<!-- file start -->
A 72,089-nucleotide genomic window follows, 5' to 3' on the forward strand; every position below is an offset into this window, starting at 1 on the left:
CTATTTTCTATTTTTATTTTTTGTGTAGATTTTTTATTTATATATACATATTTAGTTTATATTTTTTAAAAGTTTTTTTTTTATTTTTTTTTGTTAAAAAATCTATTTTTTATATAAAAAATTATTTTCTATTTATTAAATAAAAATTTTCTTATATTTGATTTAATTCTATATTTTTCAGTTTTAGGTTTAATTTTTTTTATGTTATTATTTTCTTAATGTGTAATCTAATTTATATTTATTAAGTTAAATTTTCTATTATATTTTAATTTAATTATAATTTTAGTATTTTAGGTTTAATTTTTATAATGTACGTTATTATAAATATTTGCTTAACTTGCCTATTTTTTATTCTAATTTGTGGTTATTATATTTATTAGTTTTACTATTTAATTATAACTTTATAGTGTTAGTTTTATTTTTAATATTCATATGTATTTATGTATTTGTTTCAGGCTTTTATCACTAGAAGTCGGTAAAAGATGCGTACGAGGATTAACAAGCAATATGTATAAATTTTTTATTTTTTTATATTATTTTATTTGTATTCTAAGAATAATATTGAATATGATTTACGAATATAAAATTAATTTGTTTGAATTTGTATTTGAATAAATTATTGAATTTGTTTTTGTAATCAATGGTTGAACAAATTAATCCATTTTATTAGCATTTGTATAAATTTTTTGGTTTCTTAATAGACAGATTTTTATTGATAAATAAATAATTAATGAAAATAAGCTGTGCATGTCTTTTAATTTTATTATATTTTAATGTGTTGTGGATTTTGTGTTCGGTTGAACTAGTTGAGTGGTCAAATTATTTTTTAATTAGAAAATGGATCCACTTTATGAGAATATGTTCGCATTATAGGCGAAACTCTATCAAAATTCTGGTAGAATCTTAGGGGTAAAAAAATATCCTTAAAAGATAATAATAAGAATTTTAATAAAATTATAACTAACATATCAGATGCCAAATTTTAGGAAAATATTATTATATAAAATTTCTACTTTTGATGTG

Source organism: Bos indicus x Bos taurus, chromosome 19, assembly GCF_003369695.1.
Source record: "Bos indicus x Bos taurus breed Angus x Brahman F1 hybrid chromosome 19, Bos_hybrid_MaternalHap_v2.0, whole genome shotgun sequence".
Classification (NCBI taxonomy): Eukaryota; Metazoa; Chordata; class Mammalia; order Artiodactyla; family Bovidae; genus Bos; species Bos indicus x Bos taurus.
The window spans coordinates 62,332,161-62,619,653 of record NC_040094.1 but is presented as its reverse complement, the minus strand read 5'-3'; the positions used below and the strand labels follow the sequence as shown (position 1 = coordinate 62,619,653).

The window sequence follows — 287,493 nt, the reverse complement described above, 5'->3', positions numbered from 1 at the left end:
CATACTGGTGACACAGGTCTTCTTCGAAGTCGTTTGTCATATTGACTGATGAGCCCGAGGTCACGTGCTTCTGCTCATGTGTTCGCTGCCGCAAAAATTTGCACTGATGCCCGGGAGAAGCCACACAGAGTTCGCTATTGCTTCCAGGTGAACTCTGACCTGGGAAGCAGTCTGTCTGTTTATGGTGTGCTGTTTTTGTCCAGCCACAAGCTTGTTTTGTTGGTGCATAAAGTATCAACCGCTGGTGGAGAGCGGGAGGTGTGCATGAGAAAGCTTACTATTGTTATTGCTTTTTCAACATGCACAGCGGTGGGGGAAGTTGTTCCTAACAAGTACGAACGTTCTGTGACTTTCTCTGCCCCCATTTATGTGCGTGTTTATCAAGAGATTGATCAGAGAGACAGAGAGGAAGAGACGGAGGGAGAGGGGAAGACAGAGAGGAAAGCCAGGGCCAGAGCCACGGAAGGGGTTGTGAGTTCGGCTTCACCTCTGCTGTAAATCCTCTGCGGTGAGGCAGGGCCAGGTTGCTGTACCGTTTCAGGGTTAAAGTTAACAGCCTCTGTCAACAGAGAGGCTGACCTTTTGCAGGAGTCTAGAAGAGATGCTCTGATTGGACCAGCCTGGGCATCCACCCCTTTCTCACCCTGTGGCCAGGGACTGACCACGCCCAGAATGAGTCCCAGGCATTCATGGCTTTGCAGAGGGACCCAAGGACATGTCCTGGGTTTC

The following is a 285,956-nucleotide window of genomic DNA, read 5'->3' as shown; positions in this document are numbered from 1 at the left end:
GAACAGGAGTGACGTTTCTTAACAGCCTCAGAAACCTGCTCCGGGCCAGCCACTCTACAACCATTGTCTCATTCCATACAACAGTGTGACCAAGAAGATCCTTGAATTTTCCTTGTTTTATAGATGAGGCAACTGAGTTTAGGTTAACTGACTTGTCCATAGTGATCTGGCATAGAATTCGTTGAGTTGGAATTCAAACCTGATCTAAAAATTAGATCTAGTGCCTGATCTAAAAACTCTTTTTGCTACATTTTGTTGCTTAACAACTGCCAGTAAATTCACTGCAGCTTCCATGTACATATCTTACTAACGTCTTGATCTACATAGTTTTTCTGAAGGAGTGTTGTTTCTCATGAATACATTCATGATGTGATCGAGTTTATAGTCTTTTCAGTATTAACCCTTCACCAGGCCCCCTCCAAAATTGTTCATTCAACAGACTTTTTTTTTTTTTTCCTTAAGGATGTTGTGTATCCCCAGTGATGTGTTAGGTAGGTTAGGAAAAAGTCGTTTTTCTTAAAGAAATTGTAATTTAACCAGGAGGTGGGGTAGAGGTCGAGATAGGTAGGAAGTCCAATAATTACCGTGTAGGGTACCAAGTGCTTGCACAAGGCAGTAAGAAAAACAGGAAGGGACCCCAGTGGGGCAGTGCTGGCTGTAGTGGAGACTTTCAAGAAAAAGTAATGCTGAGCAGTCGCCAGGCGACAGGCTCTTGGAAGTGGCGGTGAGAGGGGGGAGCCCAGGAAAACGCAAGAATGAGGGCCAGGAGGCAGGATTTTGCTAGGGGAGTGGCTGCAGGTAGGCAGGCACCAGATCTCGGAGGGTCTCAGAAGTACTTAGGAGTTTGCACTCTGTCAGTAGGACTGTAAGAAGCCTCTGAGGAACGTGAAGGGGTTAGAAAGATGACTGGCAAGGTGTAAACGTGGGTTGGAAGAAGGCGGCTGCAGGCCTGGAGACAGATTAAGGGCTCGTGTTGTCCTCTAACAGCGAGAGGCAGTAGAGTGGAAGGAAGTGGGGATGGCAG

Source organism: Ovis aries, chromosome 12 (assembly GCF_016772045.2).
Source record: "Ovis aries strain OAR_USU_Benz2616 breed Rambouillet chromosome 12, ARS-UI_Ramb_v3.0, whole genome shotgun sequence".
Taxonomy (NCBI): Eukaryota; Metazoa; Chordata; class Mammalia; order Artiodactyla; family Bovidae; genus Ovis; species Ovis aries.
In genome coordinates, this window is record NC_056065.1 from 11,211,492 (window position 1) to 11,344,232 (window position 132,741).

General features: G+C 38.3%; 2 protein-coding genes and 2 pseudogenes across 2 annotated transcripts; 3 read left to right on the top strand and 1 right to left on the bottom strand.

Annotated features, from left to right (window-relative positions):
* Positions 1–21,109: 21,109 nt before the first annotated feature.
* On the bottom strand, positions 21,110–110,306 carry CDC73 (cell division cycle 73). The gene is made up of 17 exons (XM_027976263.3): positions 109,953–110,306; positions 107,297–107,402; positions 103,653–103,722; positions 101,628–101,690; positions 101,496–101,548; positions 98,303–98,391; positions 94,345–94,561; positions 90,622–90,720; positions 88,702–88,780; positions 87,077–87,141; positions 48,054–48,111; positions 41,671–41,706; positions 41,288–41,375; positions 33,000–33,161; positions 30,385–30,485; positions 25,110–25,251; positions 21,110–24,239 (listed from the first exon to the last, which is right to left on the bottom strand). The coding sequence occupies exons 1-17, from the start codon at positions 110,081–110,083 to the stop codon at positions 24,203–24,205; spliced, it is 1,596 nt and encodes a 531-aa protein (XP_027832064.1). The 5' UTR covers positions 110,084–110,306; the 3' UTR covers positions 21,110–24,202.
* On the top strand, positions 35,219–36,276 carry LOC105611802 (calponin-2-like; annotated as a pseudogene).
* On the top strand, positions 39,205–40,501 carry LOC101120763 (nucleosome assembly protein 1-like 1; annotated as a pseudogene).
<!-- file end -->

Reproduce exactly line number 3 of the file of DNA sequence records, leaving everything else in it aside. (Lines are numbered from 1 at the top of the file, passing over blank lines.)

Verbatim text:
Source organism: Bos indicus x Bos taurus, chromosome 19, assembly GCF_003369695.1.